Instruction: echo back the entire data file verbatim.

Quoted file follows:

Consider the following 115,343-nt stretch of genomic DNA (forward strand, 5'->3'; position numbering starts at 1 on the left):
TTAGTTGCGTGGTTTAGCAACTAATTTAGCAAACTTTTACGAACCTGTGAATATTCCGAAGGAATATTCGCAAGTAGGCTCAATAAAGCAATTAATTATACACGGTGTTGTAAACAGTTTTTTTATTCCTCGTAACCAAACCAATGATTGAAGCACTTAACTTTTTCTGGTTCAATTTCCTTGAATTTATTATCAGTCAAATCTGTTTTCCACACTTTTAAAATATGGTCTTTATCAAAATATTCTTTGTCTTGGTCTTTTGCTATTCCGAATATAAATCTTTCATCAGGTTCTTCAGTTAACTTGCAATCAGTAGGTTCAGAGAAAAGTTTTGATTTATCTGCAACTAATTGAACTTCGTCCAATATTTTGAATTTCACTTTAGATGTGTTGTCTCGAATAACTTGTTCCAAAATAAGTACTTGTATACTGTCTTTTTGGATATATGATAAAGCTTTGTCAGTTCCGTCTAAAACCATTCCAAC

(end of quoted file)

Consider the following 115,343-nt stretch of genomic DNA (forward strand, 5'->3'; position numbering starts at 1 on the left):
TTAGTTGCGTGGTTTAGCAACTAATTTAGCAAACTTTTACGAACCTGTGAATATTCCGAAGGAATATTCGCAAGTAGGCTCAATAAAGCAATTAATTATACACGGTGTTGTAAACAGTTTTTTTATTCCTCGTAACCAAACCAATGATTGAAGCACTTAACTTTTTCTGGTTCAATTTCCTTGAATTTATTATCAGTCAAATCTGTTTTCCACACTTTTAAAATATGGTCTTTATCAAAATATTCTTTGTCTTGGTCTTTTGCTATTCCGAATATAAATCTTTCATCAGGTTCTTCAGTTAACTTGCAATCAGTAGGTTCAGAGAAAAGTTTTGATTTATCTGCAACTAATTGAACTTCGTCCAATATTTTGAATTTCACTTTAGATGTGTTGTCTCGAATAACTTGTTCCAAAATAAGTACTTGTATACTGTCTTTTTGGATATATGATAAAGCTTTGTCAGTTCCGTCTAAAACCATTCCAAC